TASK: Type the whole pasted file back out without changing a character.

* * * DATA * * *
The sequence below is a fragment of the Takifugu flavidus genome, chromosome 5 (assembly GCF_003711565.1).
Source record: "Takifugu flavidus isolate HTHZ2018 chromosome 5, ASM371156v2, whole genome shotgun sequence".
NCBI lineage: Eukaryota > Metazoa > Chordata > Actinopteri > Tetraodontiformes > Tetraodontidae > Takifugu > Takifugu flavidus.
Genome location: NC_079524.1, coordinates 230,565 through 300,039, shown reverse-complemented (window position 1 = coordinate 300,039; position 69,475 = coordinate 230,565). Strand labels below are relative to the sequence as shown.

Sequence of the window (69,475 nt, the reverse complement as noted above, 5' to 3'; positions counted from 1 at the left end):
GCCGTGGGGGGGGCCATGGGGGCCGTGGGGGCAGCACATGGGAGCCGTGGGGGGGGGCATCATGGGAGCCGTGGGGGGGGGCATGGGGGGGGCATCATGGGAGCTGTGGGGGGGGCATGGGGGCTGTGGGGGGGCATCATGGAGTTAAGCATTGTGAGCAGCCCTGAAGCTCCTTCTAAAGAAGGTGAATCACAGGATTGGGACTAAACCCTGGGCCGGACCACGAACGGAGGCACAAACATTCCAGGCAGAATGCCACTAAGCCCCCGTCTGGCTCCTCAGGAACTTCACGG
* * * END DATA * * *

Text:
The sequence below is a fragment of the Takifugu flavidus genome, chromosome 5 (assembly GCF_003711565.1).
Source record: "Takifugu flavidus isolate HTHZ2018 chromosome 5, ASM371156v2, whole genome shotgun sequence".
NCBI lineage: Eukaryota > Metazoa > Chordata > Actinopteri > Tetraodontiformes > Tetraodontidae > Takifugu > Takifugu flavidus.
Genome location: NC_079524.1, coordinates 230,565 through 300,039, shown reverse-complemented (window position 1 = coordinate 300,039; position 69,475 = coordinate 230,565). Strand labels below are relative to the sequence as shown.

Sequence of the window (69,475 nt, the reverse complement as noted above, 5' to 3'; positions counted from 1 at the left end):
GCCGTGGGGGGGGCCATGGGGGCCGTGGGGGCAGCACATGGGAGCCGTGGGGGGGGGCATCATGGGAGCCGTGGGGGGGGGCATGGGGGGGGCATCATGGGAGCTGTGGGGGGGGCATGGGGGCTGTGGGGGGGCATCATGGAGTTAAGCATTGTGAGCAGCCCTGAAGCTCCTTCTAAAGAAGGTGAATCACAGGATTGGGACTAAACCCTGGGCCGGACCACGAACGGAGGCACAAACATTCCAGGCAGAATGCCACTAAGCCCCCGTCTGGCTCCTCAGGAACTTCACGG